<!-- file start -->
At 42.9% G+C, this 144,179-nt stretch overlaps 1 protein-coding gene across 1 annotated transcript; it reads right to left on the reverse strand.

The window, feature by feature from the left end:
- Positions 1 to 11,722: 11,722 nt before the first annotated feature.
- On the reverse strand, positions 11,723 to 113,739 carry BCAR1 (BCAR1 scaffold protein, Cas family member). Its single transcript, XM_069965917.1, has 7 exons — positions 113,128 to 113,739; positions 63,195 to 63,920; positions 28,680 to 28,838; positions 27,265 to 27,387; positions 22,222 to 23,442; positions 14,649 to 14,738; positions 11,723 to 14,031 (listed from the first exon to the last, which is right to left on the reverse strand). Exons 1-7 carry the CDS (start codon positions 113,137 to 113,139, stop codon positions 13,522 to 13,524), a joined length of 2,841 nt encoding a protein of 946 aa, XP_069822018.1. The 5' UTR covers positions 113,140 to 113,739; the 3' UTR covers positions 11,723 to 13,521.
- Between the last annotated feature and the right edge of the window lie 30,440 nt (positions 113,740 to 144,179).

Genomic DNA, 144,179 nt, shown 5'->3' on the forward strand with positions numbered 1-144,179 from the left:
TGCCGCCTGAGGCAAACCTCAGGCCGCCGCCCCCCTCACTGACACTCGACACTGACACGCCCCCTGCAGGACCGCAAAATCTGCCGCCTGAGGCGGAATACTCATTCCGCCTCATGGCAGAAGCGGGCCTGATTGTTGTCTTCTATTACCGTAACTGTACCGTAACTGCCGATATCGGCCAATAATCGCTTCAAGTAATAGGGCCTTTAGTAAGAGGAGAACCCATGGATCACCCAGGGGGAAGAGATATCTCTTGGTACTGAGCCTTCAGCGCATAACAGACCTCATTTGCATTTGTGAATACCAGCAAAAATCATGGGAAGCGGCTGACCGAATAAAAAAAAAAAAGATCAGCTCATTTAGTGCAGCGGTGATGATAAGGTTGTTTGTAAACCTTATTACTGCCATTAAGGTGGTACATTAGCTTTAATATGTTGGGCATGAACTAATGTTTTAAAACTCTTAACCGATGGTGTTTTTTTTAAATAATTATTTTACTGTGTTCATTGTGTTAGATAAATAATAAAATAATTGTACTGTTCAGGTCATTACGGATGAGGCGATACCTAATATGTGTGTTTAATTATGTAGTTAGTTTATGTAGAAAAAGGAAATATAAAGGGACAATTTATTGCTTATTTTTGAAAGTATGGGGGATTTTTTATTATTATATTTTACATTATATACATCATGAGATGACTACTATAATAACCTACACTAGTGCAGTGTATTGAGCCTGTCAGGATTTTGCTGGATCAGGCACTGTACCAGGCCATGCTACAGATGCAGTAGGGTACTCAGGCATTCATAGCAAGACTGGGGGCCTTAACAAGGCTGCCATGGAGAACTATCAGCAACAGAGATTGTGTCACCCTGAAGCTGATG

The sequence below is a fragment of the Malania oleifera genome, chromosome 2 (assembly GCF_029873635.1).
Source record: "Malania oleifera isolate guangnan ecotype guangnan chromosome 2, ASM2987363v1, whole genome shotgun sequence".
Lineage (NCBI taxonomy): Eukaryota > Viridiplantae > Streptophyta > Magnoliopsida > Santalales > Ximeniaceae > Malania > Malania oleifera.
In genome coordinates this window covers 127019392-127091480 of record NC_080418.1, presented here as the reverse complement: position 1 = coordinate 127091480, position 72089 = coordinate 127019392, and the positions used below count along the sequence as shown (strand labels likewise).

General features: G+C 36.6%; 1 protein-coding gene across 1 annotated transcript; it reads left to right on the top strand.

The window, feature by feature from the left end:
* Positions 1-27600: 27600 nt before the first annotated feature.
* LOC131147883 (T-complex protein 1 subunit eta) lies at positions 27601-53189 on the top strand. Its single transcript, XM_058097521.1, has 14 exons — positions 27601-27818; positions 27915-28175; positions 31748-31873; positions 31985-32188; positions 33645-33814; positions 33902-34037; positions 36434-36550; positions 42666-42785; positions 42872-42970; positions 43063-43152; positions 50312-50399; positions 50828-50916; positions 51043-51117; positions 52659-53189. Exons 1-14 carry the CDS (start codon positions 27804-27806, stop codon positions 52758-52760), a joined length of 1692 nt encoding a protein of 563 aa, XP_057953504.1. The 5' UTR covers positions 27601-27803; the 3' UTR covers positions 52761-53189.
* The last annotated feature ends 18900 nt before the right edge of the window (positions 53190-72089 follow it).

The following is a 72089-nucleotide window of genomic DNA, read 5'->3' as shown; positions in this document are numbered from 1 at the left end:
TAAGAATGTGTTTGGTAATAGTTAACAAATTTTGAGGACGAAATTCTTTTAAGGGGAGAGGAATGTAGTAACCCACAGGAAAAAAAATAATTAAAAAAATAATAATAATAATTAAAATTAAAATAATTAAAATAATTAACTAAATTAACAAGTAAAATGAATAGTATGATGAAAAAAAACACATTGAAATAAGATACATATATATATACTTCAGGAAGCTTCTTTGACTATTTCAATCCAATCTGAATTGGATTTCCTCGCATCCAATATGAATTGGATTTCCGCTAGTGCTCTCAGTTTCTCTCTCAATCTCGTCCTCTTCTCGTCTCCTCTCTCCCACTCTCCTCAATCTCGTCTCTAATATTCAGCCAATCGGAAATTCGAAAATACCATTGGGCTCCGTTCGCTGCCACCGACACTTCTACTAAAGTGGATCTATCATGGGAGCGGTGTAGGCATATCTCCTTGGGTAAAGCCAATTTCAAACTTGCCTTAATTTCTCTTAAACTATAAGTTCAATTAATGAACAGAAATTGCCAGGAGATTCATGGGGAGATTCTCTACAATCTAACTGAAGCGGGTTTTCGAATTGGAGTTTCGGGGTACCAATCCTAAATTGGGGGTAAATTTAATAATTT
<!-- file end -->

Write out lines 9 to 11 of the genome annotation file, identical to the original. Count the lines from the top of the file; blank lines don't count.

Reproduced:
Source record: "Malania oleifera isolate guangnan ecotype guangnan chromosome 2, ASM2987363v1, whole genome shotgun sequence".
Lineage (NCBI taxonomy): Eukaryota > Viridiplantae > Streptophyta > Magnoliopsida > Santalales > Ximeniaceae > Malania > Malania oleifera.
In genome coordinates this window covers 127019392-127091480 of record NC_080418.1, presented here as the reverse complement: position 1 = coordinate 127091480, position 72089 = coordinate 127019392, and the positions used below count along the sequence as shown (strand labels likewise).